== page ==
"With the 60 the more I do it thee more I get that ah ha feeling," Lopes said. "Coach asks me each time if I go it this time and I am getting there. There is room for improvement in the 200. I know for one thing the main focus is my first 50 meters. I have to be fast in those first 50 meters. With the 300 the more I run it, the easier it gets."
One of the challenges for Lopes the past couple of weeks was being rested for PSAC's, where she earned all-conference honors this weekend, but also getting enough races in to try and get her times down to reach nationals.
"I need to stay fresh, but at the same time I need the extra meets to run the 60 and 200 and keep racing more," Lopes said.
In order to get rest Lopes had races like at Cornell a week and a half ago when she ran the prelims for the 60, but scratched out of the finals to get rest.
It seems odd to Lopes who like many runners was used to running four events every meet in high school. However, she has found that college is a lot more demanding than high school running.
"The first time I ever ran three events this year I did the 60, the 200 and the 400 and the next day you couldn't get me out of bed," Lopes said. "I always ran two relays and the 100 and 200 in high school and it was not that weird and I was fine after. Now you run so much harder that if I run three events I don't want to get up the next day."
Along with reaching her own goals in college one new thing has happened for Lopes this year, she has gotten a chance to work with a lot of younger runners like Allison Macon.
"I call all my girls my little dumplings," Lopes said. "When they make PSAC's I am so proud of them. I work with Allison more than anyone else and it's a lot of fun. I get so happy when they make PSACs because I know that's their next goal and it's the same as my goals. It's nice to have people look up to me and I know they want to do great and make nationals just like I do."
A BIG JUMP FROM H.S. TO COLLEGE
In high school Sydney Williams was one of the best runners in Section IV.
The Susquehanna Valley graduate was a sectional champion in cross country and track and field.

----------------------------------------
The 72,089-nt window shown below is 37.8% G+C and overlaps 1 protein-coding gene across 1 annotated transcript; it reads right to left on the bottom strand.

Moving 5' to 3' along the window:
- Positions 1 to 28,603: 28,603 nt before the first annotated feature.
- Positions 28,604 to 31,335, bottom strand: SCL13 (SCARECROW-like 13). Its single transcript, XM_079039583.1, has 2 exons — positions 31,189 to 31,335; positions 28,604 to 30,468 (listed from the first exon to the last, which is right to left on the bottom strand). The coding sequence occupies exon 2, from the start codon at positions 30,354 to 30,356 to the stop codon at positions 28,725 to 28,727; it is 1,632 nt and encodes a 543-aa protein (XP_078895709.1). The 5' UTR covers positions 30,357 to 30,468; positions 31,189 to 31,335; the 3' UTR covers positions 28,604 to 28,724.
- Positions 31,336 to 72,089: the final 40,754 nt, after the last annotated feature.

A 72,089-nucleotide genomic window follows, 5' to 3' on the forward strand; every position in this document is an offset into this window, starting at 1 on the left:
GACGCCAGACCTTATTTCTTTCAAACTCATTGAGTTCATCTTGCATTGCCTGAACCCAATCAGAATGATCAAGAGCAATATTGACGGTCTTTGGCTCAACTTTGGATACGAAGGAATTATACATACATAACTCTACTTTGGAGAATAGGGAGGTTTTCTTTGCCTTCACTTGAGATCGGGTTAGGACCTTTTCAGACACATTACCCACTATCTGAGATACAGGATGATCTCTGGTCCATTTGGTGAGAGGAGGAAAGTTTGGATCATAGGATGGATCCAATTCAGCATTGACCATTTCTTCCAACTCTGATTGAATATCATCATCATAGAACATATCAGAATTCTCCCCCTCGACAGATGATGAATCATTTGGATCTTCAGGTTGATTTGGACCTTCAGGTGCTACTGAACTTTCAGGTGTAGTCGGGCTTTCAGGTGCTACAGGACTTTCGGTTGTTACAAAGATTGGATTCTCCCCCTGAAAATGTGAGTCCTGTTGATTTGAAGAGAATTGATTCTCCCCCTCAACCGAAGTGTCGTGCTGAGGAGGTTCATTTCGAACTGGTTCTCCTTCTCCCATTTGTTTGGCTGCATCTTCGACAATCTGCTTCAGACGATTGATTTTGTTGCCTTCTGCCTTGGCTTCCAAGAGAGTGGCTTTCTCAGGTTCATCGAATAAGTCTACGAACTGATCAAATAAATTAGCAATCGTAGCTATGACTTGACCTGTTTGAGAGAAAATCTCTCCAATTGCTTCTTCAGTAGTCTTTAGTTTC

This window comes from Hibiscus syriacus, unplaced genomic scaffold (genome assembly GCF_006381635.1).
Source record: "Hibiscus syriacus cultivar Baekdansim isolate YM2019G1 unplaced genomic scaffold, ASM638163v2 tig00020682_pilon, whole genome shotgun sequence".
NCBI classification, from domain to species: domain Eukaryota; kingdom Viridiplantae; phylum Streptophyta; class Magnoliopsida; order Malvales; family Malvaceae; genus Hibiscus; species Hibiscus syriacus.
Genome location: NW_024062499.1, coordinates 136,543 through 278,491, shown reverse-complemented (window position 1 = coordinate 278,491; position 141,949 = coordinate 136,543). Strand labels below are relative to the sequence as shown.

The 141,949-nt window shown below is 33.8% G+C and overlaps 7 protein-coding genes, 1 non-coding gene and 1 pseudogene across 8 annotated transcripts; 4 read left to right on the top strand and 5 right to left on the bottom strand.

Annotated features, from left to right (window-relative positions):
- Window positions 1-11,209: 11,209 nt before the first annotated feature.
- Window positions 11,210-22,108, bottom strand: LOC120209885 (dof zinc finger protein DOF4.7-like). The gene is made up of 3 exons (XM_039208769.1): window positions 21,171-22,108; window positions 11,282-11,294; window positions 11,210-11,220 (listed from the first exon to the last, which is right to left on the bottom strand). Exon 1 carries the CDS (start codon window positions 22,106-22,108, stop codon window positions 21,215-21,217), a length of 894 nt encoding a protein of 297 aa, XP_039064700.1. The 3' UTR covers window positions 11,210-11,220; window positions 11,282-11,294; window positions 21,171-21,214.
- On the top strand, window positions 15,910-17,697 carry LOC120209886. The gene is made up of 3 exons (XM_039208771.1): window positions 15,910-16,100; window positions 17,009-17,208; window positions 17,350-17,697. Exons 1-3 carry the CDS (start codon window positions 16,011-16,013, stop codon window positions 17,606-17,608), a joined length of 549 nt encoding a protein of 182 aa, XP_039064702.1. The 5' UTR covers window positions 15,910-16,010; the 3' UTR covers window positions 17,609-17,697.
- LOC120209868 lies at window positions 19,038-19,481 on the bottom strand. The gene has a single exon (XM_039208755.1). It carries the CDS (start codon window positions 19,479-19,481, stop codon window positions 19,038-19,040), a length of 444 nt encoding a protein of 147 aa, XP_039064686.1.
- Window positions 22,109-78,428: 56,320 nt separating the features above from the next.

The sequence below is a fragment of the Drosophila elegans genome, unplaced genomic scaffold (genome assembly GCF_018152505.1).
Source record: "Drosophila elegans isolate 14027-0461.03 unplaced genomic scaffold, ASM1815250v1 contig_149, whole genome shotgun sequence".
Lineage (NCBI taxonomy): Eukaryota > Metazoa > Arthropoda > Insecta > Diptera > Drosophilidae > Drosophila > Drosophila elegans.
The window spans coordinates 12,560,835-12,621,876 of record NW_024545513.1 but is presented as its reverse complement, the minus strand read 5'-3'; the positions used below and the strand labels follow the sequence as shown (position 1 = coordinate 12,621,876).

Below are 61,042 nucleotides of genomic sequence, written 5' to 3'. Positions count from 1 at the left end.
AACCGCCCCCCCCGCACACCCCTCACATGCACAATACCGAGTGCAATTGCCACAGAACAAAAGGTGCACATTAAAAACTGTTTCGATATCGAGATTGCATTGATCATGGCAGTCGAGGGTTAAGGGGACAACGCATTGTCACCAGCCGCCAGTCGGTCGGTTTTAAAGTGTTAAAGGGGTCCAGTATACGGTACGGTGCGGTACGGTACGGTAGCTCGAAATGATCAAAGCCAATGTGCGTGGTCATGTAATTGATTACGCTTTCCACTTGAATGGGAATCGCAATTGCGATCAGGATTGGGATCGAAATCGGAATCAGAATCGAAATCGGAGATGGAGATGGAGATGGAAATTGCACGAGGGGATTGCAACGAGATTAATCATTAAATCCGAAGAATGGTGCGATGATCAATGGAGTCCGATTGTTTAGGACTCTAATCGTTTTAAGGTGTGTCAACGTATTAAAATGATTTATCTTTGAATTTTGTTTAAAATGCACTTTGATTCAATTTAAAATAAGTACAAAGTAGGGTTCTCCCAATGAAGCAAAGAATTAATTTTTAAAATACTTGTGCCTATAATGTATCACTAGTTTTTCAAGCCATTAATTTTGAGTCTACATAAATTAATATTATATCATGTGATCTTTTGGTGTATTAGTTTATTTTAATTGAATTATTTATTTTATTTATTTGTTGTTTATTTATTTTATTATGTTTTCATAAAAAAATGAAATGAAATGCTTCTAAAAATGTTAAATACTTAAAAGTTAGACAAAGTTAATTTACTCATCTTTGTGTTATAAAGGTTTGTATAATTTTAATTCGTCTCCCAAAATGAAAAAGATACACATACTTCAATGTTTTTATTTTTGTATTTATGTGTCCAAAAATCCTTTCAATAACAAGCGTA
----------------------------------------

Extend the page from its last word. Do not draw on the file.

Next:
She was a state qualifier and an all-state runner.
Now Williams is a sophomore at Cornell and she has to adjust to having other runners, even other teammates, who are just as faster or faster than her.
"It's an adjustment," she said. "Mentally, physically it is tough. You have to work and progress each year in college."
While it can be tough to go from the dominant runner in high school to one of many great runners in college, there are also lots of advantages that come with the transition.
"The competition is different when you make the transition from high school to college," Williams said. "The workouts are a lot different to. In high school you do a lot of things on your own, now you have the support of a huge team that pushes you along."
One thing that can be hard to get used to with college running is watching runners pull away in races when you are always used to running in the front of the pack.
"It's easier when they are super fast to let them go," Williams said. "It's definitely an adjustment but it's one you have to make when you run in college."
The biggest thing that Williams and other great high school runners have to get used to in college is keeping their own pace and not just trying to run in the front of the pack every race.
"I think college teaches you to listen to your own body more," Williams said. "In high school you are used to being in front and not really knowing how fast you are going. Now you have to know what you can do and not try and keep up with everyone else."
In high school Williams didn't have indoor track and field and while this is her sophomore year of college, it's her first real taste of indoor running.
"It's my first real indoor season because I was hurt last season," she said. "It's really a great atmosphere."
Right now Williams is learning from some of her older teammates, seeing the success they have and working to try and get to that point.
"It really motivates you," she said. "You see your teammates work hard and you want to work the way they are."
While her high school days are over, running in college for Cornell means plenty of opportunities to run with, and against, other former Section IV runners at the college level.
"It's fun, you feel connected to home when you are away from home," she said.